James Bond created by Ian Flemming
At last, the definitive account of James Bond’s exploits during World War II!
MARCH, 1941: Seventeen-year-old James Bond is a restless student in Scotland, an orphan, eager to strike out and make his mark on the world. But a visit by an old family friend coincides with THE CLYDEBANK BLITZ, the most devastating German attack on Scotland during the War. James will fight through hell to survive, coming out the other side determined to make a difference. He’ll find his calling in a new British government service, secret in nature…
The ongoing epic kicks off, by JEFF PARKER (Future Quest, Thunderbolts, Batman ’66) and BOB Q (The Green Hornet)!
In 1941, the world is being dragged into the second Great War. On March 13th, Scotland finds itself the latest victim of the growing conflict as German bombers drop Hell on and around the shipyards at Clydebank. Among those scrambling to find some degree of safety is a group of lads from nearby Fettes College, on an outing at those same shipyards under the guidance of Lt. Commander Ronald Weldon of Her Majesty’s British Royal Navy. Also present is one rebellious young student by the name of James Bond, facing the Blitzkrieg with none of the bluster and experience he’s famous for.
Bond. James Bond.
You’d have to look pretty hard to find someone with no idea of who that is. The name has gone far beyond the realm of fictional character, having gained a status of near mythical proportions. Much like the forging of an elite covert agent, that kind of lofty status doesn’t happen overnight. There’s always been talk of James’s past, speculation on the part of his legion of followers worldwide, and now Dynamite Entertainment has provided answers to the eternal question:
Who was James Bond?
Jeff Parker has worked up a narrative largely told from the perspective of Lt. Commander Weldon, an old friend of James’s father who’s taken an interest in the young man. Parker has imbued Weldon with all of the upper crust grit and gristle one would expect of a member of Her Majesty’s Navy, as well as the sense of personal responsibility for the welfare of the “untrained schoolboys” he’s unknowingly brought into harm’s way. It’s a great balance found by Parker, that of the old military man tasked with encouraging young men to sign up for military service in a time of war, and the feeling of accountability for those same actions- the conflict of recruiters worldwide. As to the main character, James himself, Parker introduces us to a young man brimming with confidence and potential, but only up to a point. In this story, Bond isn’t the experienced operator we’ve known for decades. So long as he’s within his comfort zone, at university dealing with bullies and overbearing professors, he’s very familiar. Safe. When faced with true, mortal danger, however, the self-assured dog of war we know is nowhere to be found as he looks to Lt. Commander Weldon, the man who is to become Bond’s mentor in military service, for guidance and reassurance.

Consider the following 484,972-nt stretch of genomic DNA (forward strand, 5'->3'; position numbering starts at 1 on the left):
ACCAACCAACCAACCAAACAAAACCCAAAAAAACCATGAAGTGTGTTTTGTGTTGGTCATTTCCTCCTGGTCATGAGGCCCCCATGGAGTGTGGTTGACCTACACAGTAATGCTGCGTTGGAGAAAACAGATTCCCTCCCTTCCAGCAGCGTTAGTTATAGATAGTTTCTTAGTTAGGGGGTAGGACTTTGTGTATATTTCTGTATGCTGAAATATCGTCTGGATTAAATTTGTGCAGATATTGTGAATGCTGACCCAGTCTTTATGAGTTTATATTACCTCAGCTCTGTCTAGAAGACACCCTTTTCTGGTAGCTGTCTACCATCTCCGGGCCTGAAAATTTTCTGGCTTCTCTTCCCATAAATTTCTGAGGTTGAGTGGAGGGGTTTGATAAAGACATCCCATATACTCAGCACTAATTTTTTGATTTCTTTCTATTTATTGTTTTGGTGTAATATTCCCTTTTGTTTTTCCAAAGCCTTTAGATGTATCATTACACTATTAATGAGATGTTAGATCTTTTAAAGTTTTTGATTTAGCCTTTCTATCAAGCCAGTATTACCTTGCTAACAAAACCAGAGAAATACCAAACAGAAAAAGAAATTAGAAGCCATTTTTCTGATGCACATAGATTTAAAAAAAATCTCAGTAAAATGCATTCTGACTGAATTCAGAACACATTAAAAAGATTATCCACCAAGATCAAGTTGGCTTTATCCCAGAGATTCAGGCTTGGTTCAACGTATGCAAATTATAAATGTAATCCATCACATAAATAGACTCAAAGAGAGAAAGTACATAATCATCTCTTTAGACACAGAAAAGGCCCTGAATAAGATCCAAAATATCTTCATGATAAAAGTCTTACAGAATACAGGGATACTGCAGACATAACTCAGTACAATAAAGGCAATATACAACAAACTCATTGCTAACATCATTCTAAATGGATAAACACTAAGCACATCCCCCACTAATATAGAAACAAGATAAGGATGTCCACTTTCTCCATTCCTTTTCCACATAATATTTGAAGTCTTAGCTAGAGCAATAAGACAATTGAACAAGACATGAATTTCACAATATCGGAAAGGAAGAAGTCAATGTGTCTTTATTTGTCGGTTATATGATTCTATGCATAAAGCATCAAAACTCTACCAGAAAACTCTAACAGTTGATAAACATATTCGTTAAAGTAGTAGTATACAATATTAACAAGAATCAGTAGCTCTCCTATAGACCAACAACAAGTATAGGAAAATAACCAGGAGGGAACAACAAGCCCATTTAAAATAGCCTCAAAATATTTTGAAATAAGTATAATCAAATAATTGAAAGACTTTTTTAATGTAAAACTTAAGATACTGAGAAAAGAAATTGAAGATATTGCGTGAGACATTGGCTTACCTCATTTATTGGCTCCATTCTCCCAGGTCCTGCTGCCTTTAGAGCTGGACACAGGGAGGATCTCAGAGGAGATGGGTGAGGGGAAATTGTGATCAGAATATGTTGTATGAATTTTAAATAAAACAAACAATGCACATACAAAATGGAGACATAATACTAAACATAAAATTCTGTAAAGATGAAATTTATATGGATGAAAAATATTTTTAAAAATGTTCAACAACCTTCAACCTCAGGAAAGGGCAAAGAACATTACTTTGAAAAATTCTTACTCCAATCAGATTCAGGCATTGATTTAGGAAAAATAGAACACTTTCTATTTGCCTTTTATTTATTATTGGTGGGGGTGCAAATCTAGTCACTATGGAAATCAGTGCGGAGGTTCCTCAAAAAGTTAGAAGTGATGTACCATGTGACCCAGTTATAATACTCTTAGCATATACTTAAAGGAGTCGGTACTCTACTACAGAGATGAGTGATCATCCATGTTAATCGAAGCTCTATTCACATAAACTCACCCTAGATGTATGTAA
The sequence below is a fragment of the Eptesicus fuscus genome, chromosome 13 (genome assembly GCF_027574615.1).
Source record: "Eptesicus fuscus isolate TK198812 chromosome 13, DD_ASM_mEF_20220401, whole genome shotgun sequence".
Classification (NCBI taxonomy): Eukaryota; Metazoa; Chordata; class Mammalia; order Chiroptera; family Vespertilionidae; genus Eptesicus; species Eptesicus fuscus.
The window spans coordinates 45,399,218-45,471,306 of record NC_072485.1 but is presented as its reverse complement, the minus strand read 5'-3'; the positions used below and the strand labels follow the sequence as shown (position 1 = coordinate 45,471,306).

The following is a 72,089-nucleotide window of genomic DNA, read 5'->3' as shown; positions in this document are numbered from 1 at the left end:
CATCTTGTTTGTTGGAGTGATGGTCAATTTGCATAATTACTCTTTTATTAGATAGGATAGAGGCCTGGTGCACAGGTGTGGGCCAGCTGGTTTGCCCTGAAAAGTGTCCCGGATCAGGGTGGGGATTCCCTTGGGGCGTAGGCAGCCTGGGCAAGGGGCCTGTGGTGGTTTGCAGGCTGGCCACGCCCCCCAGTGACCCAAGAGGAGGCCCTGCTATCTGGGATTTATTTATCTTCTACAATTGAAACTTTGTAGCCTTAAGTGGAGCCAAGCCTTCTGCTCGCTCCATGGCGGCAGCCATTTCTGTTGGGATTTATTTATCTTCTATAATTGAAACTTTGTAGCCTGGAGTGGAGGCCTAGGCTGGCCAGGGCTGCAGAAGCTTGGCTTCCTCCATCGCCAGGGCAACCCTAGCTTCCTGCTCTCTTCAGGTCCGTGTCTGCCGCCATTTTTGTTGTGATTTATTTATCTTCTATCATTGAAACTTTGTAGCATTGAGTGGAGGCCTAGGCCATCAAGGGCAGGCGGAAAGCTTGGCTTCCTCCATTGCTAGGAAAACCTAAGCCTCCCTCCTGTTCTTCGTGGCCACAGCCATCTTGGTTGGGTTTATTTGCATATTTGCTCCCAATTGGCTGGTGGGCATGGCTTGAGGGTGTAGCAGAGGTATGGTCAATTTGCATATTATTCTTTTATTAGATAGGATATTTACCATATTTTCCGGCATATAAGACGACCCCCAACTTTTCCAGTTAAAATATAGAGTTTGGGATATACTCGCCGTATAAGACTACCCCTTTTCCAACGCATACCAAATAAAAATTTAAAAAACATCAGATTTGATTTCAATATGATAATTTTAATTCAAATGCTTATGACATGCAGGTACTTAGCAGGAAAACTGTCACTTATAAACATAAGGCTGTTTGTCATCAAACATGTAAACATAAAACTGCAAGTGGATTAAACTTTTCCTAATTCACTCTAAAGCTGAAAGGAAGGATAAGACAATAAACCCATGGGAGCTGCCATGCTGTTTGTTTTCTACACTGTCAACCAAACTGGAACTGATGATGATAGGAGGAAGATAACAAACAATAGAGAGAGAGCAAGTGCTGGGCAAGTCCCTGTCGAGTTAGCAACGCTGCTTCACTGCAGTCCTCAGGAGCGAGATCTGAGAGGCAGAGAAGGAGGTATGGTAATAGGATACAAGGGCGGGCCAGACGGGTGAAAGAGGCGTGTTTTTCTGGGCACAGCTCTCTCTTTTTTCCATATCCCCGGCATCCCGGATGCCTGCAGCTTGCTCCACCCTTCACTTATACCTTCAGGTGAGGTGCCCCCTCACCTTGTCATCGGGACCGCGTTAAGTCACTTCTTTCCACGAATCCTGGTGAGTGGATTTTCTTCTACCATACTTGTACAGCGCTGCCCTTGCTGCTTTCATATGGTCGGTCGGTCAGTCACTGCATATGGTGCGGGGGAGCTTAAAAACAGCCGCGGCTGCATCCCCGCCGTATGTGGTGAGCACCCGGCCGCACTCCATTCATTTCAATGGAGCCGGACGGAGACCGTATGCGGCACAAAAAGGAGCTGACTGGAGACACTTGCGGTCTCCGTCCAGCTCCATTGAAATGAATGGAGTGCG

Working in conjunction with Jeff Parker’s narrative is the excellent artwork put out by Bob Q (no idea if that’s any relation to the “Q” made famous in Bond’s lore, but it makes for an awesome little side note). Q’s style has a great quality to its action sequences, and despite Bond’s relative inexperience to the action-packed world of espionage there’s quite a bit of action to found in these early pages. We see that while young, Bond isn’t totally inexperienced in the art of self-defense, and Q has done an excellent job portraying the art of Judo as James lays the smackdown on the foreseeable university bullies. Also shown is the devastation of the town of Clydebank as the German bombers do their dirty work, and the frantic but determined activity of the people on the ground seeking shelter. Most importantly, at least in the context of what I think is the crucial aspect of this story, Q is able to show the two sides of a young James Bond. At first we’re given the brash lad, full of piss and vinegar in the face of authority. Then, in the face of danger and inevitably death, we see the cracks in that youthful confidence, the fear as James realizes that there’s more at stake than he could have anticipated. Overall, Q’s style isn’t particularly gritty, and I think it’s perfectly suited to the story being told.
Also falling into the realm of visual representation, Simon Bowland’s work as letterer does everything it’s supposed to. His dialogue, both spoken and in narrative text, gets everything laid out in the panel without interrupting or interfering with Q’s artwork. His work may not come across as flashy, but Bowland does a good job with the background sound effects. Whether it be the revving of a motorcycle engine, the pop of firearms, or bombs dropping from German airplanes as they hum overhead.
Dynamite has put out some great content adding to the 007 mythos, both in retconned stories set in modern times and going back to Bond’s true origins as a British Royal Marine in Her Majesty’s Service during World War II. This being the latter, I’m wholly on board with the story so far, and look forward to a deeper look into the boy who would be Bond.